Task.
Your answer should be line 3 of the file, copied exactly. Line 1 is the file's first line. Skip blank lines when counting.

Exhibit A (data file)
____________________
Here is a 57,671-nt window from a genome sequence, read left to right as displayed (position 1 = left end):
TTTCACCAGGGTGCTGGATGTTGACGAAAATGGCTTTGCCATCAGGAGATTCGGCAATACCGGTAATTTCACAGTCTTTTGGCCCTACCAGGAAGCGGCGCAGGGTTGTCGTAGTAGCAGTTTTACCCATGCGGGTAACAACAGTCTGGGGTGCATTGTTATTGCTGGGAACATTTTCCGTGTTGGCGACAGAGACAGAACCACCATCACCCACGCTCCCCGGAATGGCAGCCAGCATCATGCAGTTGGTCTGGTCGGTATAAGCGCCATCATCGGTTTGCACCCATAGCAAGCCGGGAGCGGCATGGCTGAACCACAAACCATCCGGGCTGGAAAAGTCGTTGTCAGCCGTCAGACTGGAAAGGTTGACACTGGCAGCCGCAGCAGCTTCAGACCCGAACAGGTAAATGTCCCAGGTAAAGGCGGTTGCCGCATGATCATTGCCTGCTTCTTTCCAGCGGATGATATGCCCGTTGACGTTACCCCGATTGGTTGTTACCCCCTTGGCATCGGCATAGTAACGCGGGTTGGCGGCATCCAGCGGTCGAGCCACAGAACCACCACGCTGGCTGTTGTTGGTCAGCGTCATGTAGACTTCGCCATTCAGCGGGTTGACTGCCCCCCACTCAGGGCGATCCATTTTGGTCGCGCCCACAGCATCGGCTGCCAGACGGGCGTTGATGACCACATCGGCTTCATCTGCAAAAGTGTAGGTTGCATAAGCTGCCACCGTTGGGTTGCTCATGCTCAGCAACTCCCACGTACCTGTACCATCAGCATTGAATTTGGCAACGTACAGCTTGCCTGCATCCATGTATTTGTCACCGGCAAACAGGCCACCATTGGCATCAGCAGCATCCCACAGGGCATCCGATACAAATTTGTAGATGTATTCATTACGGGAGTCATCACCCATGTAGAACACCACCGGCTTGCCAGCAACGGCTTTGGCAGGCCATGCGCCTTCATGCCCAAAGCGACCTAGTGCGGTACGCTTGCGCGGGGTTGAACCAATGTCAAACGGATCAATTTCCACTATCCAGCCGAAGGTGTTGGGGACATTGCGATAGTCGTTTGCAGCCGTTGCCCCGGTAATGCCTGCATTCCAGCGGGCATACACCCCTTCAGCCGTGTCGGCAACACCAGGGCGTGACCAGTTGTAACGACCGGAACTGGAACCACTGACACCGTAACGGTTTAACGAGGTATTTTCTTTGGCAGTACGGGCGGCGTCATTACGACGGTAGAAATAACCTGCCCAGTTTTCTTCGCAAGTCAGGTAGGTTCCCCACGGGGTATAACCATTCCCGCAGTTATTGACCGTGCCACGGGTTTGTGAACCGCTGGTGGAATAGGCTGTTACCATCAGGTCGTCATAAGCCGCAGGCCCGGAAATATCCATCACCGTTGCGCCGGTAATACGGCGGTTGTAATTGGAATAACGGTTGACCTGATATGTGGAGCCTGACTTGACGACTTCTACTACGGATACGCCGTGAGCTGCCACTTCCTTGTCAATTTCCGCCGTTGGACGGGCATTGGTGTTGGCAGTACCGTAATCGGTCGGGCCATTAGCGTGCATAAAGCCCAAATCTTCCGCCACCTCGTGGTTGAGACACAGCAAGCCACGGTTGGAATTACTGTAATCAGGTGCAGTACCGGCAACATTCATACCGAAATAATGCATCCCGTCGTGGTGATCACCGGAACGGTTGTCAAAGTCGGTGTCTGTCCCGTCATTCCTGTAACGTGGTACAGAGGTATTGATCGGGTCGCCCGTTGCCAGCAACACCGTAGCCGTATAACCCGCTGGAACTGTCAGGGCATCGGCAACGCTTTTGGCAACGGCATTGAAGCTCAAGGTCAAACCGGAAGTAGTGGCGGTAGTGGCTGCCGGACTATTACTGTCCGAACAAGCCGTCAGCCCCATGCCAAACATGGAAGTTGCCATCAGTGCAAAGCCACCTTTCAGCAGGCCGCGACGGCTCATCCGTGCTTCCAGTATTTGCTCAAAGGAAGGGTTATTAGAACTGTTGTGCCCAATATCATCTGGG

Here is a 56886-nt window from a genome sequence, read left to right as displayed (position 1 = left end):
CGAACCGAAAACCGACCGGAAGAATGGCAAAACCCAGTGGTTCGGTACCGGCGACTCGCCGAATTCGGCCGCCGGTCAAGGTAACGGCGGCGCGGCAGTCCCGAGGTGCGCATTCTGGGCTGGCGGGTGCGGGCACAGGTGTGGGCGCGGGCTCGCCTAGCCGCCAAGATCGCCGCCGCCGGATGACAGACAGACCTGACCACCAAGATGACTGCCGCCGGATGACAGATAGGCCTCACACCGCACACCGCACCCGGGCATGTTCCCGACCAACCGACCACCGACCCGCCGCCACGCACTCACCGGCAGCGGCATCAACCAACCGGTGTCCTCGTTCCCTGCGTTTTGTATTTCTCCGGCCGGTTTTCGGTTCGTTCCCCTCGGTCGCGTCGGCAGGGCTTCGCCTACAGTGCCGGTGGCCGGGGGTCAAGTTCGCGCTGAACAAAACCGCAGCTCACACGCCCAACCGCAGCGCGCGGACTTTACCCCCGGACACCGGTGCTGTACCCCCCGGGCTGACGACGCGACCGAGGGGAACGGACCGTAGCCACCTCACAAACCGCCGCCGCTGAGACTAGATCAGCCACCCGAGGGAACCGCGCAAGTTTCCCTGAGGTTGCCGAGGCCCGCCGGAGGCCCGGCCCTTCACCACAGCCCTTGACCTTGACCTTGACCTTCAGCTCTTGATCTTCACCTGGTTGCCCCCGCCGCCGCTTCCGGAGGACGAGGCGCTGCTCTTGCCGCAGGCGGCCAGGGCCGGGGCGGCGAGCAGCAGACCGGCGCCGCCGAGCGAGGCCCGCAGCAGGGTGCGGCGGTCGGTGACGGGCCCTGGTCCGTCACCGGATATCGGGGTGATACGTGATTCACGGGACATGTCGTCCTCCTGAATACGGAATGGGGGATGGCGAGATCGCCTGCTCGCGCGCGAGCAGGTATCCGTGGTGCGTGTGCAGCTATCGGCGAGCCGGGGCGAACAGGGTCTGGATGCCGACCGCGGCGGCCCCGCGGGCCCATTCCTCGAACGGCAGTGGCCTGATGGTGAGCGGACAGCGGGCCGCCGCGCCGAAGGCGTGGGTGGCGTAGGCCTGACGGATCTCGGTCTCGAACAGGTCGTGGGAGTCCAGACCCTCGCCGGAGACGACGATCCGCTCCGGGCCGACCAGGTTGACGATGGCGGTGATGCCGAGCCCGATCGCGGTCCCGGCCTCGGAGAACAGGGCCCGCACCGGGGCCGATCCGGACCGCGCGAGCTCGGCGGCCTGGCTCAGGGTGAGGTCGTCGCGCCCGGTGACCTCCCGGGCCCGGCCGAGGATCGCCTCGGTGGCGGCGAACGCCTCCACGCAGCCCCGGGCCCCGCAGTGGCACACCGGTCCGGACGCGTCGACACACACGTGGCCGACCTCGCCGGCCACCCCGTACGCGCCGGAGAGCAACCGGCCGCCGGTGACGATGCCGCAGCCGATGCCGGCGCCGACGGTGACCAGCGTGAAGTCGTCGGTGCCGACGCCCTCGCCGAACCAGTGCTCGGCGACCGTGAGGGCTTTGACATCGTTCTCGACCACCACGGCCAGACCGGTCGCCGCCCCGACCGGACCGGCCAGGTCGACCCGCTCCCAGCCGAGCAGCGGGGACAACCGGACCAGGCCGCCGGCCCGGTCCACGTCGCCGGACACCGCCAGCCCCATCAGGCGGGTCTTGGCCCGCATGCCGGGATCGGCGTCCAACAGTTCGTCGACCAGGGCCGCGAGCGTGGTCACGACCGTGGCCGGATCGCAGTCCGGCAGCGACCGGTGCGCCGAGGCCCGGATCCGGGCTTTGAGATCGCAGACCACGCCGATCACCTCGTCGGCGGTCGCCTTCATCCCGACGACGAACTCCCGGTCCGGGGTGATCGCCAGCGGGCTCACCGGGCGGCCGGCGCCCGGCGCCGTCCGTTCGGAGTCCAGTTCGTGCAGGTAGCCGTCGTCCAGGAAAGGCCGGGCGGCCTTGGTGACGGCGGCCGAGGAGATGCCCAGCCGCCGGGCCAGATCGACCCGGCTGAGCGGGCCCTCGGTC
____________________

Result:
Here is a 56886-nt window from a genome sequence, read left to right as displayed (position 1 = left end):